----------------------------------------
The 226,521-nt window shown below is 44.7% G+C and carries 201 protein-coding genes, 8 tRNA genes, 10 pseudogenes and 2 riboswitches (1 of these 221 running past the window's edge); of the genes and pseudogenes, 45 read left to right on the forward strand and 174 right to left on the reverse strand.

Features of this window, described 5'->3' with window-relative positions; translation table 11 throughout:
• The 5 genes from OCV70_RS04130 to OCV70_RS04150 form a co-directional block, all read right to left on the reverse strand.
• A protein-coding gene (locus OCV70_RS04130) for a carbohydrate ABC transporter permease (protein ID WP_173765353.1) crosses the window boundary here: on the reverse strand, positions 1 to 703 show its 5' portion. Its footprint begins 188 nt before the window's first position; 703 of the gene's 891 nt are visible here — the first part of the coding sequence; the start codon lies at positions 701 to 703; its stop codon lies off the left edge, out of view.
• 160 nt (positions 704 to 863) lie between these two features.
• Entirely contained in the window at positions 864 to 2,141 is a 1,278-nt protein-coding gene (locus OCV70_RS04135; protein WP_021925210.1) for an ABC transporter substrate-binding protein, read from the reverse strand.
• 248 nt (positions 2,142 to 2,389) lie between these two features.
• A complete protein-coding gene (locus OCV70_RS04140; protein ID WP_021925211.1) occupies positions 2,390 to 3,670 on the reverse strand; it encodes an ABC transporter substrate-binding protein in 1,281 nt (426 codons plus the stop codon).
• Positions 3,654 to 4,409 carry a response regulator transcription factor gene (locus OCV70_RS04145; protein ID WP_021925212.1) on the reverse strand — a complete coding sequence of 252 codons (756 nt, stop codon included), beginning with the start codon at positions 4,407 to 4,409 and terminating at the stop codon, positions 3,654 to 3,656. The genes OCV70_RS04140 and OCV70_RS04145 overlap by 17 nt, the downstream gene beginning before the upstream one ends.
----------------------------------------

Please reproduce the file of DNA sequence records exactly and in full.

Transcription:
The 226,521-nt window shown below is 44.7% G+C and carries 201 protein-coding genes, 8 tRNA genes, 10 pseudogenes and 2 riboswitches (1 of these 221 running past the window's edge); of the genes and pseudogenes, 45 read left to right on the forward strand and 174 right to left on the reverse strand.

Features of this window, described 5'->3' with window-relative positions; translation table 11 throughout:
• The 5 genes from OCV70_RS04130 to OCV70_RS04150 form a co-directional block, all read right to left on the reverse strand.
• A protein-coding gene (locus OCV70_RS04130) for a carbohydrate ABC transporter permease (protein ID WP_173765353.1) crosses the window boundary here: on the reverse strand, positions 1 to 703 show its 5' portion. Its footprint begins 188 nt before the window's first position; 703 of the gene's 891 nt are visible here — the first part of the coding sequence; the start codon lies at positions 701 to 703; its stop codon lies off the left edge, out of view.
• 160 nt (positions 704 to 863) lie between these two features.
• Entirely contained in the window at positions 864 to 2,141 is a 1,278-nt protein-coding gene (locus OCV70_RS04135; protein WP_021925210.1) for an ABC transporter substrate-binding protein, read from the reverse strand.
• 248 nt (positions 2,142 to 2,389) lie between these two features.
• A complete protein-coding gene (locus OCV70_RS04140; protein ID WP_021925211.1) occupies positions 2,390 to 3,670 on the reverse strand; it encodes an ABC transporter substrate-binding protein in 1,281 nt (426 codons plus the stop codon).
• Positions 3,654 to 4,409 carry a response regulator transcription factor gene (locus OCV70_RS04145; protein ID WP_021925212.1) on the reverse strand — a complete coding sequence of 252 codons (756 nt, stop codon included), beginning with the start codon at positions 4,407 to 4,409 and terminating at the stop codon, positions 3,654 to 3,656. The genes OCV70_RS04140 and OCV70_RS04145 overlap by 17 nt, the downstream gene beginning before the upstream one ends.